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Food Allergies and the Itchy Dog

Itchy skin in the small animal is often more than just a minor annoyance. Red, oozing bald patches; rashes; and large expanses of hair loss are unfortunate markers of very real discomfort for which a cause should be sought and dealt with.  Flea control is always fundamental when it comes to itch control but of course there can be other causes.  Thankfully due to the newer and safer technology of products like Bravecto, the oral flea & tick preventative also works against mites (microscopic litter critters that are everywhere like dust mites in your bed).

The food allergy is one of the itchiest conditions known to cats and dogs. Animals eat a variety of processed food proteins, fillers, and colorings that are further processed inside their bodies. Proteins may be combined or changed into substances recognized by the immune system as foreign invaders to be attacked. The resulting inflammation may target the gastrointestinal (GI) tract or other organ systems, but in dogs and cats it is the skin that most often suffers from this immunologic activity.

Many people erroneously assume itching due to food allergy requires a recent diet change of some sort. In fact, the opposite is true.

Food allergy requires time to develop; most animals have been eating the offending food for years with no trouble.

What Kind of Allergy?

Sarcoptic mange and inhalant allergy (also known as atopy) are the two conditions which must be distinguished from food allergy as the treatment approach to each is markedly different. Much time and money can be wasted pursuing the wrong problem.

Please consider the following clues that contribute to pointing us towards the food allergy as a diagnosis. Your pet demonstrates:

  • Your pet has been treated for sarcoptic mange without any positive change.
  • Your pet’s itchiness is not and has never been a seasonal problem.
  • Your pet has responded poorly or only partially to cortisone-type medications.
  • Your pet has had a skin biopsy demonstrating changes often associated with allergy or, more specifically, food allergy.
  • A lesion distribution pattern that is common for food allergy (see illustration above).
  • Your pet did not have skin issues before age 5 or 6.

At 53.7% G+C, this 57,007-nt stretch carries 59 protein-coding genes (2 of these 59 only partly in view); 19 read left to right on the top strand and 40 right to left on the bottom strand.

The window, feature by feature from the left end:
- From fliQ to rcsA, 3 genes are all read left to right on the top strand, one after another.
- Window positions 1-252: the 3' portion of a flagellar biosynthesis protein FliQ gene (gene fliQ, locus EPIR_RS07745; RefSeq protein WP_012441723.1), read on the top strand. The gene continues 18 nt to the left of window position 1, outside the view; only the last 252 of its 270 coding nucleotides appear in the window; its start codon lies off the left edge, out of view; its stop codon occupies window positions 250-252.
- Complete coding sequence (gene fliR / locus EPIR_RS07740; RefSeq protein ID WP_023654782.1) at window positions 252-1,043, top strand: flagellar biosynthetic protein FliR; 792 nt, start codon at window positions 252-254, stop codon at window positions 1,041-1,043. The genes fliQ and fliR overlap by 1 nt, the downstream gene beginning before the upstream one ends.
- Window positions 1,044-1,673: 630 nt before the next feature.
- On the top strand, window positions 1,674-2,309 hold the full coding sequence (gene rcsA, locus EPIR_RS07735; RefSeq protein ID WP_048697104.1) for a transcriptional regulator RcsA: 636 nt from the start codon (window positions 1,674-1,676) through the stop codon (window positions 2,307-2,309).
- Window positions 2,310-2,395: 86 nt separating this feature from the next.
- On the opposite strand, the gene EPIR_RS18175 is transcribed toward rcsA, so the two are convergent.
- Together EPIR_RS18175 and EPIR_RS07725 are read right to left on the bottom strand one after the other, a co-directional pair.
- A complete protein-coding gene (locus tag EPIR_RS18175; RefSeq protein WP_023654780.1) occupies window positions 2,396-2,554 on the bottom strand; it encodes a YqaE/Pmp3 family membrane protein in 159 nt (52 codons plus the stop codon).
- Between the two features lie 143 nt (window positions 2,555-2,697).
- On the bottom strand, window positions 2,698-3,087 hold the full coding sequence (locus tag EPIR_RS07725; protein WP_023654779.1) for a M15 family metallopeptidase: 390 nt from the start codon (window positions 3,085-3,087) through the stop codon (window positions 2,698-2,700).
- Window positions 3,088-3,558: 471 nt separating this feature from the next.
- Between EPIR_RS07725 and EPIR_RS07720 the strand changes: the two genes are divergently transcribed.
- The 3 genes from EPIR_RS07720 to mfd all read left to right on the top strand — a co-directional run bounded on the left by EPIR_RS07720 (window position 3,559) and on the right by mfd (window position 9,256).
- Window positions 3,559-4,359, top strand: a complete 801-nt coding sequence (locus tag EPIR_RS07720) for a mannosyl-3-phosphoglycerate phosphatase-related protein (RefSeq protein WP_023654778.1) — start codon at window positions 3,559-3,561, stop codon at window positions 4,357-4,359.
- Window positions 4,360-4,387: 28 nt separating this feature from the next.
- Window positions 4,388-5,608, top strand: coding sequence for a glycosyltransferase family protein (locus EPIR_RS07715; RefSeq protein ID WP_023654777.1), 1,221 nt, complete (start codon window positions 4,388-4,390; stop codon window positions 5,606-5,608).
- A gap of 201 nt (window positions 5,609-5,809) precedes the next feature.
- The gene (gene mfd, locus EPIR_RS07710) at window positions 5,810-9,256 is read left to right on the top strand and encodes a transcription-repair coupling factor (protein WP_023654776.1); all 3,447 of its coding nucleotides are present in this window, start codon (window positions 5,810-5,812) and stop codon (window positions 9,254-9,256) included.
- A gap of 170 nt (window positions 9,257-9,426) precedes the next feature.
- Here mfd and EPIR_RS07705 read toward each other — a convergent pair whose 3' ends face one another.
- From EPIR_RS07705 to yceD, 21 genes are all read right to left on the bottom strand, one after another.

Any of the above findings or observations warrant pursuit of food allergy.

How to Deal with the Food Allergy Suspect: The Hypoallergenic Diet Trial

The Basic Principle
To determine whether or not a food allergy or intolerance is causing the skin problem, a hypoallergenic diet is fed for a set period of time. If the pet recovers, the original diet is fed for up to two weeks to see if itching resumes. If we see recovery with the test diet and itch with the original diet, then food allergy is diagnosed and the pet is returned to either the test diet or another appropriate commercial food indefinitely.

What is a Good Hypoallergenic Diet?

Fortunately, many pet food companies have discerned the need for diets using unusual protein and carbohydrate sources with a minimum of additives. Foods can be obtained based on venison and potato, fish and potato, egg and rice, duck and pea, and even kangaroo. Diets used for allergy trials must contain basically one protein and one carbohydrate source and neither can be something the pet has had before. Recently several diets that include duck, venison, kangaroo and rabbit have been released to the general market. Be aware of foods that contain these ingredients because these ingredients will not be usable for future diet trials if they were ever used in the pet’s regular food.

It is important that no unnecessary medications be given during the diet trial. No edible chew toys (such as rawhides or bones) should be given. Treats must be based on the same food sources as the test diet. (Beware of rice cakes, though, as wheat is commonly used as a filler.) Chewable heartworm preventives should be replaced with tablets.

The Hydrolyzed Protein Method

Recently a new approach has been introduced using therapeutic diets made from hydrolyzed proteins. This means that a conventional protein source is used but the protein is broken down into molecules too small to excite the immune system. Some hydrolyzed diets are on the market; discuss with your veterinarian which is best for your pet.

How Long to Feed the Trial Diet

In the past, four weeks was thought to represent a complete trial period. More recent work has shown that only one food allergic dog in four will respond within this time frame and that a more appropriate trial period would be 10 to 12 weeks.  Eighty percent of food-allergic dogs will have responded to diet trial at least partially by six weeks. The Labrador retriever and cocker spaniel appear to require longer trials.

Most commercial diets used in food allergy trials have a 100% guarantee. This means that if your pet doesn’t like the food, the food can be returned for a complete refund, even if the bag is opened. This is especially helpful for feline patients, as cats are famous for being choosy about what they are willing to eat.

What to do if the Diet isn’t Successful?

If diet alone is not controlling the itch then the problem lies in environmental allergies or a combination of allergies may be at hand.  Thankfully there is a broad spectrum of treatment for the itchy dogs these days and with certainly less side effects than the historical standard of steroid usage.

Cameron S. Dow, DVM
Prescott Animal Hospital